During World War I, France also floated and devalued the franc. France returned to a gold standard system in 1926, but at a new parity that did not require a rising currency value. In effect, the currency was permanently devalued, and repegged to gold at the new rate. As a result of this, no deflation was necessary. However, by devaluing the currency, the terms of all contracts were altered, producing arbitrary winners and losers. Both policies – returning to a prewar parity, or using a new parity — have their benefits and complications.
The gold standard is also blamed for “deflation” during any recession. For as long as there have been gold standard systems, which is a very long time, there have been other people who have wanted to try to solve their economic problems with a currency devaluation or some sort of “easy money” policy.
“But as this Addition to the Money, will employ the People are now Idle, and these now employ’d to more Advantage: So the Product will be encreas’d, and Manufacture advanc’d. If the Consumption of the Nation continue as now, the Export will be greater, and a Ballance due to us …”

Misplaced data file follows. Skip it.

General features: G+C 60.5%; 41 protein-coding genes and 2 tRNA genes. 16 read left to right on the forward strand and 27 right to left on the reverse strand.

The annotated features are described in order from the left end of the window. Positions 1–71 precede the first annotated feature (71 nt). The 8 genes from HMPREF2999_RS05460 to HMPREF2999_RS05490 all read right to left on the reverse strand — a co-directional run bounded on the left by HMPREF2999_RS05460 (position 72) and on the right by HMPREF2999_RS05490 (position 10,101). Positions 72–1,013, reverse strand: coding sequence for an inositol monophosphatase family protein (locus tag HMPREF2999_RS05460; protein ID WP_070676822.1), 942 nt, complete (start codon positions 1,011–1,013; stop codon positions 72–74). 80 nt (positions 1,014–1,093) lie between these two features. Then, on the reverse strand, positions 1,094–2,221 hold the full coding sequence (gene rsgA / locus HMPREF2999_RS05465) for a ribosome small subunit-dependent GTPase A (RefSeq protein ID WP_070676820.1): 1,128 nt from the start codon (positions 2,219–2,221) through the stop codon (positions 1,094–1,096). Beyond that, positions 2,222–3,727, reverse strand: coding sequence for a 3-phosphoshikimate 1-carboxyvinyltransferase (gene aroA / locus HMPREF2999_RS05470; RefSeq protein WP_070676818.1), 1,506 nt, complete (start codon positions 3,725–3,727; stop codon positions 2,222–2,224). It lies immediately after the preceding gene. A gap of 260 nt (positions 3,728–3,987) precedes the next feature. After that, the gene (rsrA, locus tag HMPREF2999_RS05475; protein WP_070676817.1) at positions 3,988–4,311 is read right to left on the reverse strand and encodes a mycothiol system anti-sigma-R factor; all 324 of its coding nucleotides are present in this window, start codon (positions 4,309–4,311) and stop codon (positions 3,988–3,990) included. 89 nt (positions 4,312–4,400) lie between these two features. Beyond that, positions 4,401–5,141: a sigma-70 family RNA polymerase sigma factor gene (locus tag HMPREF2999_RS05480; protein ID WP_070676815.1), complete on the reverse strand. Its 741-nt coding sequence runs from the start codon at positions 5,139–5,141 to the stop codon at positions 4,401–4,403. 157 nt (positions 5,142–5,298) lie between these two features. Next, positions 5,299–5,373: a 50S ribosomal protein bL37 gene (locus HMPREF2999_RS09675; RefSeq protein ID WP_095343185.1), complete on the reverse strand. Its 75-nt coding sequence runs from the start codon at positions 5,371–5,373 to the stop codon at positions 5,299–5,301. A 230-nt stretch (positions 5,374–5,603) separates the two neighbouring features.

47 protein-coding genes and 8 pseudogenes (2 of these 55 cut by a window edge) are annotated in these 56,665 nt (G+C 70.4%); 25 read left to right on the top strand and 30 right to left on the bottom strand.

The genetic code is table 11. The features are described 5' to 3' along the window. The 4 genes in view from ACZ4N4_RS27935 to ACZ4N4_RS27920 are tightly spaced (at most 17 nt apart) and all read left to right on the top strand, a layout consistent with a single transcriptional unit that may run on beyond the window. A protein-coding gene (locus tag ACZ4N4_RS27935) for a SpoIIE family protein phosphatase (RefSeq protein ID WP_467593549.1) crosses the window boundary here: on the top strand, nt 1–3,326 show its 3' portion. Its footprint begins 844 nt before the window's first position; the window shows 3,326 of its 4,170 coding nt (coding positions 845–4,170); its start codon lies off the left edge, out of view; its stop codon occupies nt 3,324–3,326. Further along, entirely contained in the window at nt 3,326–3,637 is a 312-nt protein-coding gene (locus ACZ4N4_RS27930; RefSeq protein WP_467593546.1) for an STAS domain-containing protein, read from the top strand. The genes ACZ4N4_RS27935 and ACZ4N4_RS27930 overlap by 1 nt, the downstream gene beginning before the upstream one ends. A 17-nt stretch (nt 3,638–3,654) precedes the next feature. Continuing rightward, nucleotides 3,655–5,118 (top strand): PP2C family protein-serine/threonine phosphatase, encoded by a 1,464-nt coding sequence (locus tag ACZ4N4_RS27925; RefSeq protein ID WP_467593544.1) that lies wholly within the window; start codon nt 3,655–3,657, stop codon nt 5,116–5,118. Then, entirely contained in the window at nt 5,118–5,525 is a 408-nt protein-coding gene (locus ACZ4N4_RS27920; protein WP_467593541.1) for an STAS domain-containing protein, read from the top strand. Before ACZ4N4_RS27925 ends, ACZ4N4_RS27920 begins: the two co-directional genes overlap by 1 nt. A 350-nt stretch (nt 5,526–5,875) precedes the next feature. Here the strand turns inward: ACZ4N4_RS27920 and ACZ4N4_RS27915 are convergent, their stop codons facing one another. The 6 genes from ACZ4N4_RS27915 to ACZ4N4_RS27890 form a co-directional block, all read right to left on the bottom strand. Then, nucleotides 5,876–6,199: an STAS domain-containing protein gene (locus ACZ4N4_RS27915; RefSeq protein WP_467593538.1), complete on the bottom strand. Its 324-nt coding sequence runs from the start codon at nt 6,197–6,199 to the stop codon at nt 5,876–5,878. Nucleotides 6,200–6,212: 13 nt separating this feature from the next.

See? Just add more money, and all your problems are solved. Does that sound like QE2 today? This quote comes from a book called Money and Trade Considered: With a Proposal for Supplying the Nation with Money. It was published in 1705. The author was John Law.
Law continued: “Indeed, if lowness of Interest were the Consequence of a greater Quantity of Money, the Stock applied to Trade would be greater, and Merchants would Trade Cheaper, from the easiness of borrowing and the lower Interest of Money, without any Inconveniencies attending it.”
How could anyone refuse such a sensible proposal, especially one without any “inconveniencies” attending it?
Law must have been convincing, because by 1720 he was the Finance Minister of France. His inflationary “Mississippi Bubble” bankrupted most of the aristocracy of France, an Inconvenience that made Law rather unpopular there. Before the end of the year 1720, he fled the country dressed as a woman.
A gold standard prevents this sort of currency fiddling. Thus, the gold standard is called “deflationary” (recessionary) because it prevents the currency manipulators from supposedly solving the unemployment problem through the magic of the printing press.
I wonder how Ben Bernanke and his Keynesian pals would look in a dress? Maybe we will find out.